Despite the misery the M23 insurgency has inflicted on the population of eastern DRC, Colonel Olivier Hamuli, the FARDC’s spokesman in North Kivu, sees the rebellion as a necessary evil, since it resulted in disloyal elements identifying and removing themselves from the military.
“I think [this mutiny] is a good thing for Congo. It is painful, but at least all those who are not for the republic are getting exposed,” Hamuli said.
Another challenge to FARDC cohesion is the fact that quite apart from M23, other senior army members have defected in recent times to set up insurgent groups fighting government forces in eastern DRC. Experts say this is further proof that integration is not a viable solution for dealing with combatants either from the CNDP or other groups.
“Many FARDC commanders have deserted between 2009 and 2012, and reconstituted smaller or larger armed groups or renegade units. This shows that the problem is endemic, and involves commanders from all different backgrounds,” Eriksson Baaz said.
Verweijen cited the example of Nyiragire Khifaru, a commander of the PARECO (Coalition of Patriots in the Congolese Resistance) rebel militia. Khifaru was brought into FARDC, but deserted with 200 troops last year after he was not given a regimental command. Despite his defection, and allegations of human rights abuses, he was later reinstalled in the army, and promoted to regimental commander.
This points to an emerging pattern, Verweijen believes, where defecting and setting up a rebel group is a valid means of advancing one’s position.
FARDC is being weakened by the periodic defection of the disloyal, and the demoralisation of loyal soldiers. But this vicious circle has the effect of encouraging the DRC government to consider reintergration as an option for rebels, since the army has less and less capacity to defeat them.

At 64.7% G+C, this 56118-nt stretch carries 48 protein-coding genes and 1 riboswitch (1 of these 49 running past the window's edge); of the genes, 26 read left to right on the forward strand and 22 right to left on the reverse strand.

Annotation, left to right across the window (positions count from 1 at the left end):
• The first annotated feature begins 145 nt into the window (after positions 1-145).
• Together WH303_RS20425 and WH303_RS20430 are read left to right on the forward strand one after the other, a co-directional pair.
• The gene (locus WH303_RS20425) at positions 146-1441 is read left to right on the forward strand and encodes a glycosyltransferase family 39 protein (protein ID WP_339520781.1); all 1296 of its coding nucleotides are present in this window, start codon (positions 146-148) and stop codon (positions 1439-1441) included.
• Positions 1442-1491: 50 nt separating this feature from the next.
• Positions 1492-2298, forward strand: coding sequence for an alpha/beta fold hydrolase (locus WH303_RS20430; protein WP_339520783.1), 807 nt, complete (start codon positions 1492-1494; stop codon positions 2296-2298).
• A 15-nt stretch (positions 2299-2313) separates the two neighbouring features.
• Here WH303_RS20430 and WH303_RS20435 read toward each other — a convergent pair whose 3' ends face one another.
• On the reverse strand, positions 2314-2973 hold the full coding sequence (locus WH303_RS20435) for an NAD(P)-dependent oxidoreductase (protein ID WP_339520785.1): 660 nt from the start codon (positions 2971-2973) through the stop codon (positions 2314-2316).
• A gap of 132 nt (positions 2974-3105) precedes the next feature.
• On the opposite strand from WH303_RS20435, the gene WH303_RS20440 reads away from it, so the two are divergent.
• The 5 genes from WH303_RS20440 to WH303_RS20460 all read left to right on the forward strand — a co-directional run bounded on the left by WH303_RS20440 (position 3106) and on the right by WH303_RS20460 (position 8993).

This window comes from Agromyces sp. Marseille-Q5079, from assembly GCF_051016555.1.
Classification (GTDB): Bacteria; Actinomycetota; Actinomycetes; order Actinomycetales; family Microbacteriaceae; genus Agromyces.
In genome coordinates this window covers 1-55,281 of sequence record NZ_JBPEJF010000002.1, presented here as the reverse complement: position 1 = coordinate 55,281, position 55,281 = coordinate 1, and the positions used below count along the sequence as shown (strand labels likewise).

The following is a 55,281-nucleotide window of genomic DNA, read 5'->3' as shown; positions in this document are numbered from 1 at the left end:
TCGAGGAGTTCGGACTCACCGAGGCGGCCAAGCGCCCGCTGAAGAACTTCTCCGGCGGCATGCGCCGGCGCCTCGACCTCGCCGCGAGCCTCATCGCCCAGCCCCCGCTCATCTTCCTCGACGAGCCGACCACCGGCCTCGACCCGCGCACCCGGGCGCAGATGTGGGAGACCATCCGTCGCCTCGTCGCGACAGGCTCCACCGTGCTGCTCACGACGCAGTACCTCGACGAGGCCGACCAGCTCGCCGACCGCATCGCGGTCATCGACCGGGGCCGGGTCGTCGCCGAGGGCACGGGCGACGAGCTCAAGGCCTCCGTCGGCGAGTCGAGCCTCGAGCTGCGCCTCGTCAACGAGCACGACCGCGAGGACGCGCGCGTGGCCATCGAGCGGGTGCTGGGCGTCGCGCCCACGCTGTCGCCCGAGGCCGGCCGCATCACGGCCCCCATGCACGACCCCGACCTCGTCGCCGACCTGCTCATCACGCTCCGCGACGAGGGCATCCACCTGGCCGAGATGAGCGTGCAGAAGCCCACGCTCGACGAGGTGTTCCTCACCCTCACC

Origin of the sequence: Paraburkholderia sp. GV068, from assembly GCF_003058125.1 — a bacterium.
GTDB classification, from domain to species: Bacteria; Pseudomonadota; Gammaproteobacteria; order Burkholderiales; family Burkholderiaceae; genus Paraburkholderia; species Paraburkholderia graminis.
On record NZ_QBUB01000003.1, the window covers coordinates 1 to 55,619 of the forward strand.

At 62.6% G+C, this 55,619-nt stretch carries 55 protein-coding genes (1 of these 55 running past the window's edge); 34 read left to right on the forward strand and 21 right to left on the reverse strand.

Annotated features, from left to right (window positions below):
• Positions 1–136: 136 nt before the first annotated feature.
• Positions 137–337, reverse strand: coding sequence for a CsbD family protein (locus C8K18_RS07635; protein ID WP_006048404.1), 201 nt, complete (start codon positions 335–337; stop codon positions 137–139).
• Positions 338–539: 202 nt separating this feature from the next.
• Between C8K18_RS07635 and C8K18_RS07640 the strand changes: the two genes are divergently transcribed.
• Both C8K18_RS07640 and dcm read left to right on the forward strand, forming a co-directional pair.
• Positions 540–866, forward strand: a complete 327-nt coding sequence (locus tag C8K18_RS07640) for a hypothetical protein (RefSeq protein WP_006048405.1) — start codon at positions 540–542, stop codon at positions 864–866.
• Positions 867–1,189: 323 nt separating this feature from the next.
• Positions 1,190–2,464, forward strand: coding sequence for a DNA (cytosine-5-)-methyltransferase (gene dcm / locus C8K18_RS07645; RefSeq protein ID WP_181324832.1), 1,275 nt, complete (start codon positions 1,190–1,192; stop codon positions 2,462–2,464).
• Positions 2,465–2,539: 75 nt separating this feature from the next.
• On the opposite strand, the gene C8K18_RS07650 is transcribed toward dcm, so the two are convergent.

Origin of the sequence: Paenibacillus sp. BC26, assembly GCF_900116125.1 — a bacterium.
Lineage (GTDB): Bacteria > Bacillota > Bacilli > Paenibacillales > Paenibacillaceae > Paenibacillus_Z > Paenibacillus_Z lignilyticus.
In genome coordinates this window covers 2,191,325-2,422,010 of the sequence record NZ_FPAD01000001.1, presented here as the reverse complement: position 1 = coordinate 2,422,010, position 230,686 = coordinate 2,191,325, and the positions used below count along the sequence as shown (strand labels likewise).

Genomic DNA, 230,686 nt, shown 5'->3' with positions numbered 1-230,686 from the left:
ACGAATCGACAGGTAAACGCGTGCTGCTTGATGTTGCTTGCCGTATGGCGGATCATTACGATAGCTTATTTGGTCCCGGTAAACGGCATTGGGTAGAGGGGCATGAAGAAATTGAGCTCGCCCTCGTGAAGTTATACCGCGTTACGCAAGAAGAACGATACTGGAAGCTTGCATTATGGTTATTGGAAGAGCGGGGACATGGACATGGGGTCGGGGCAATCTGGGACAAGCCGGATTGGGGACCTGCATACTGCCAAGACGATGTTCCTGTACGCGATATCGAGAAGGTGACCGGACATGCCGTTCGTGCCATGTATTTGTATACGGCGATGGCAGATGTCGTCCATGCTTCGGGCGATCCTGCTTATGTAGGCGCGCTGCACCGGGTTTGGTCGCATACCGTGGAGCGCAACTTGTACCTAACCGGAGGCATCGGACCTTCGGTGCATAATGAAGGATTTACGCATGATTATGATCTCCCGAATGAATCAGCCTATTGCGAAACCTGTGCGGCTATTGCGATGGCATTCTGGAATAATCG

The armed forces have been subject to a number of reform initiatives, mostly led by international donors. But sources interviewed by IWPR say the lack of a unified training programme has exacerbated the problems of poor cohesion and divided command structures, and has failed to bring disparate factions together.
“One unit is trained by the Americans, another by the Belgians, another by the Chinese. They all have different styles and it creates a discrepancy between the units instead of reinforcing them,” a British military expert who has served with the UN peacekeeping force in eastern DRC, told IWPR.
The need to absorb a variety of rebel groups, plus the failure to implement comprehensive, focused reforms has, experts say, resulted in a disjointed institution lacking in legitimacy, coherence and unity.
“The government should have defined a framework for integration and created a real structure, but they did not give themselves the means to do this properly,” Goyon Milemba, coordinator of the Network for the Reform of the Justice and Security Sector in North Kivu, said. “Instead, they [ex-rebels] were catapulted into the army without training and checking. Not everyone should have been integrated.”
Milemba warns that the army reform that is currently so lacking is essential if eastern DRC is to be stabilised and returned to full central government control.
“We cannot develop without first getting a grip on the security system of our country, because no one can talk about development when there is insecurity,” Milemba said.
Mélanie Gouby is an IWPR contributor in Goma, eastern DRC. This article was published at IWPR’s ACR Issue 332.